The war in Ukraine is continuing to take a bloody toll, but for how much longer can the West continue to back Kyiv's fight?

Recently the highly-respected commentator David Pratt reported on concern that support in the United States is wavering.

Read his article here 👈

Today a reader picks up and develops that theme, arguing that prolonging the conflict makes no sense.

William Loneskie of Lauder writes:

"Ukraine’s much-heralded counter-offensive has failed. It has cost thousands of lives and expended a great deal of military equipment to capture a few destroyed villages. Experts say that Russia is likely to launch its own offensive once the mud of the autumn rains has frozen in the harsh winter. We have to accept that Ukraine is not going to win this war, and that prolonging the killing makes no sense.

Opposition to the war is growing across Europe and in the United States. Hungary has always opposed supporting Ukraine, and now Poland has stopped all military aid. The recent election in Slovakia of Robert Fico means that Slovakia, which gave Ukraine all of its Mig warplanes, will stop all funding. Anti-war movements in France, Germany and the Czech Republic have attracted millions of supporters.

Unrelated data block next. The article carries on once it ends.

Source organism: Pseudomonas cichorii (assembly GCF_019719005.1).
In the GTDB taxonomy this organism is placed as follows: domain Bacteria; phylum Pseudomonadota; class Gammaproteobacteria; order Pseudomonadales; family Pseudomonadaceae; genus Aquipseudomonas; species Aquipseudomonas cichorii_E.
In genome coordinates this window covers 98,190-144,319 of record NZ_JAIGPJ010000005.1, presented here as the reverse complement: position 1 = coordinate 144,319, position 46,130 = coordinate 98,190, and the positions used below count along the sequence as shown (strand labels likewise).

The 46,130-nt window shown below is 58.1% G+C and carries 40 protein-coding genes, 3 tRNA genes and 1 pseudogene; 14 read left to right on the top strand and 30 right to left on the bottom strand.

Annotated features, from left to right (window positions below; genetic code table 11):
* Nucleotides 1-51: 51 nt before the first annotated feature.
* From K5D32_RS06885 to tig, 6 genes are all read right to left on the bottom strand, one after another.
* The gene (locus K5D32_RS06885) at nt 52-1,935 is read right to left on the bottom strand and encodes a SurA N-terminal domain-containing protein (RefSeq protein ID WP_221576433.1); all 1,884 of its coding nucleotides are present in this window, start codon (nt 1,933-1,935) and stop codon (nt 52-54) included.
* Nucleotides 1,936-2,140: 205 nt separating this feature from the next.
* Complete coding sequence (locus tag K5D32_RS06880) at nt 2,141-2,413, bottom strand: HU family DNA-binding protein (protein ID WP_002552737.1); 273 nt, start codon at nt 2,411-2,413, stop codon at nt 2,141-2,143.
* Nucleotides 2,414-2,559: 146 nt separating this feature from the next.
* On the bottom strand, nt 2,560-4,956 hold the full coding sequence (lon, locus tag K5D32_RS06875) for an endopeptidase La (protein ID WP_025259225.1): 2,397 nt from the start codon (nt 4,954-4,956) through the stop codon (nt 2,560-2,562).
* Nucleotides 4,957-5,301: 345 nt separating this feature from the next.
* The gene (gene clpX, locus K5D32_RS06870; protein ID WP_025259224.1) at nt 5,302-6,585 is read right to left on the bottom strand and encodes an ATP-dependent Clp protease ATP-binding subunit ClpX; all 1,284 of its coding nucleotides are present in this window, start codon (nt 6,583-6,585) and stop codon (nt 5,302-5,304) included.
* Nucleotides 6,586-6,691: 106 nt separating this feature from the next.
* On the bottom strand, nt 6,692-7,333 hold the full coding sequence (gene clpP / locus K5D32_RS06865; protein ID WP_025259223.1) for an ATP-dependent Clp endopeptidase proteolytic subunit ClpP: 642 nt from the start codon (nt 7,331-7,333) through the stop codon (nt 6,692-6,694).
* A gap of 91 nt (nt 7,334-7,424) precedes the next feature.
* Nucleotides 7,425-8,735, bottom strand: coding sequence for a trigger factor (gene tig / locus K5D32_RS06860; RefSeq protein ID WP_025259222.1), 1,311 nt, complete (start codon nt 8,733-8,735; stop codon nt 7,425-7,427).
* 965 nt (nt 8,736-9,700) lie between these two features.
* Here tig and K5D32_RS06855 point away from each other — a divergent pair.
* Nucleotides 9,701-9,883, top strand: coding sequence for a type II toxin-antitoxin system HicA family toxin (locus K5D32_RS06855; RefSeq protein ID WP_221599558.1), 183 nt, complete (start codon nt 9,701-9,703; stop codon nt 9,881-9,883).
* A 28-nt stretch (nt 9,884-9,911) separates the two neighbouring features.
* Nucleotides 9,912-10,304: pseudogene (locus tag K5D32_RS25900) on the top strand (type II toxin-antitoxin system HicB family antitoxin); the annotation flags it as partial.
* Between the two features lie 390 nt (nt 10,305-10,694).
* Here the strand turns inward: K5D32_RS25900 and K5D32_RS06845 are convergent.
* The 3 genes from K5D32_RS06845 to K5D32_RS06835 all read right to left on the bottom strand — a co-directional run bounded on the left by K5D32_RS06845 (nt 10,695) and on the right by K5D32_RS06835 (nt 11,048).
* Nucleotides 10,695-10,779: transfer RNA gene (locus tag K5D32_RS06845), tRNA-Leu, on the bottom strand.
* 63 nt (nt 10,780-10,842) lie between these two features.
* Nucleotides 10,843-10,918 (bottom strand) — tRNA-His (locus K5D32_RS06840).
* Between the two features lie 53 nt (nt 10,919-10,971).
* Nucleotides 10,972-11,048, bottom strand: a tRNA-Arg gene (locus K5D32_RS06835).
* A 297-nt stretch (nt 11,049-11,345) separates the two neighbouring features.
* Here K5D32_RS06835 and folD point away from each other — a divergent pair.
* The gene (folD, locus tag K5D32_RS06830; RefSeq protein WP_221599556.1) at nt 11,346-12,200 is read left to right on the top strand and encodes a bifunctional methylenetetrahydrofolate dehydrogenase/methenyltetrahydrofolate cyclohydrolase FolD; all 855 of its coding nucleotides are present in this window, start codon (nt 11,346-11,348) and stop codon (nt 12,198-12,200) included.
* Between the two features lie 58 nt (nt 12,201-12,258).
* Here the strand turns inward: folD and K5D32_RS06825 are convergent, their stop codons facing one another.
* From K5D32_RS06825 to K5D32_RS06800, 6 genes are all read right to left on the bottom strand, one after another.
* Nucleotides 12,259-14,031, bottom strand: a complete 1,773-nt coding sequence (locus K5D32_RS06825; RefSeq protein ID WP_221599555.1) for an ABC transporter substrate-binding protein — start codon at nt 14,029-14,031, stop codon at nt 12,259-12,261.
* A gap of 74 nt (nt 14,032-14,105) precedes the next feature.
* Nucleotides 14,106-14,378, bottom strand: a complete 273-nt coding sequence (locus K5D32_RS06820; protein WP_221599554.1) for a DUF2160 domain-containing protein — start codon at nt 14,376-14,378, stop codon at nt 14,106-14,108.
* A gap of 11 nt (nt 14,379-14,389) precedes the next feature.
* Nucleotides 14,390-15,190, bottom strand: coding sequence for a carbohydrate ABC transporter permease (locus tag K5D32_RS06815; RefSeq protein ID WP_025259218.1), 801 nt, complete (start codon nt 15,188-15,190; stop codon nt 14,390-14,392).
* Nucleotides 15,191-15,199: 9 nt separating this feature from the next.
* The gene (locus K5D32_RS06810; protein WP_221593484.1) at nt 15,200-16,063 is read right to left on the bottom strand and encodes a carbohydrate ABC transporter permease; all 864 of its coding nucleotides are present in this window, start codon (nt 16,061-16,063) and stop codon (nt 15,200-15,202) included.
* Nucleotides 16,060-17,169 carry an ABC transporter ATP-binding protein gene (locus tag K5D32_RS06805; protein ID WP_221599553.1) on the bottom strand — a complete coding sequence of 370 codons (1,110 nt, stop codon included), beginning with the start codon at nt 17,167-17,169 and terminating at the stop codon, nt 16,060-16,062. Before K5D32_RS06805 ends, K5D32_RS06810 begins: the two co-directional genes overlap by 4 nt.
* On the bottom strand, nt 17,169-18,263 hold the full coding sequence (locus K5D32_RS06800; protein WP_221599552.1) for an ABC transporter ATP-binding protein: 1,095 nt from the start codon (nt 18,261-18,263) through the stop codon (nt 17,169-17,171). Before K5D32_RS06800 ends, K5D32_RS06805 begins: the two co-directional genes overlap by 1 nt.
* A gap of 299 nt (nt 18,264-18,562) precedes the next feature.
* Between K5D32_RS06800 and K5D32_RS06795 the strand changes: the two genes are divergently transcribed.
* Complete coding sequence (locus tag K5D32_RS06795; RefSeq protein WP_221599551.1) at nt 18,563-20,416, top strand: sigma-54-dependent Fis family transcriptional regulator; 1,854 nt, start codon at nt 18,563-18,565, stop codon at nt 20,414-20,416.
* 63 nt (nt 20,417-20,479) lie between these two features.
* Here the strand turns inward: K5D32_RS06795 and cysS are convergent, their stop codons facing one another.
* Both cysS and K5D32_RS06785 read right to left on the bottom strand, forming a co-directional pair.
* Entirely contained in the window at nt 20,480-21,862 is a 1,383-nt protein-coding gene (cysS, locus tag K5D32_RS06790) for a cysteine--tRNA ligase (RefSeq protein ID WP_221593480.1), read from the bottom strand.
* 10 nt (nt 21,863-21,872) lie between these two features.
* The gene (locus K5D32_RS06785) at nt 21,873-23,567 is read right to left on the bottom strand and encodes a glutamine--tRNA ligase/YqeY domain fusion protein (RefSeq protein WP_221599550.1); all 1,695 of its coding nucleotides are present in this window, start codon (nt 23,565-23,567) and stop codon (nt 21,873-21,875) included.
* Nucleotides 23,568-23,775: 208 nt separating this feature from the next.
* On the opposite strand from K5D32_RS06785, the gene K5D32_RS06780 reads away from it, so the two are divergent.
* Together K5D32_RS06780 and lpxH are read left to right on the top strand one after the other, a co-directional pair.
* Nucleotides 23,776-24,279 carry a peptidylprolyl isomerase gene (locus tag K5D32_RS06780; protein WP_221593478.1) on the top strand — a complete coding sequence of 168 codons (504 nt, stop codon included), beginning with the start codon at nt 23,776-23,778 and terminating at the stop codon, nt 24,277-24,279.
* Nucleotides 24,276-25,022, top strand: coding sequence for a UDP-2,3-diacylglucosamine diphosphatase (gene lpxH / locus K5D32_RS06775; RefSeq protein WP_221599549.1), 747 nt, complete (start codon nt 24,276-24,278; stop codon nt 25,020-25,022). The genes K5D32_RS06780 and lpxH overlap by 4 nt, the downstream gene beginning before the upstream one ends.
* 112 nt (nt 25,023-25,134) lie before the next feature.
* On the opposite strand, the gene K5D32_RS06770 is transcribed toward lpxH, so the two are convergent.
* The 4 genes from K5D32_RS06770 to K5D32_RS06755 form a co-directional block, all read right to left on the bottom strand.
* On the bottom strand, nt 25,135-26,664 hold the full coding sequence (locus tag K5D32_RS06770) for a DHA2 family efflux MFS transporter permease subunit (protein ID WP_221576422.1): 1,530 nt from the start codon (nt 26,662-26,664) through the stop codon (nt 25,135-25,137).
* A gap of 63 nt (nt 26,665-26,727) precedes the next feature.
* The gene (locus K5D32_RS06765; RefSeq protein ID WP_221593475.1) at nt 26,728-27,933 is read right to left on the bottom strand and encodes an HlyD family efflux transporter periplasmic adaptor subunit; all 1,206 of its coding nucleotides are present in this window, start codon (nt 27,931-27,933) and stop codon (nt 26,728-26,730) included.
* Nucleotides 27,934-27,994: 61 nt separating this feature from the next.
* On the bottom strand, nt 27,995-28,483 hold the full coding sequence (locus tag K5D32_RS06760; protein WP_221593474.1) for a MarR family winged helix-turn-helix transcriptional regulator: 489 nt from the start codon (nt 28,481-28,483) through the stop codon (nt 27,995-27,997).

Read More: Why concerns over wavering goodwill towards Ukraine are growing

In the United States opinion polls show a majority of Americans in favour of stopping funding the war. A substantial number of Republican congressmen have prevented Volodymyr Zelenskyy getting the additional billions he demanded in his recent trip. They object to the huge cost when America is $33 trillion in debt. They object to the lack of supervision of how the billions were spent, and where the arms went, saying that some weapons sent to Ukraine had fallen into the hands of criminal gangs and gun traffickers.

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All our efforts should be directed to stopping this dreadful war, not prolonging the suffering any further, and not escalating it further and further risking a nuclear disaster."

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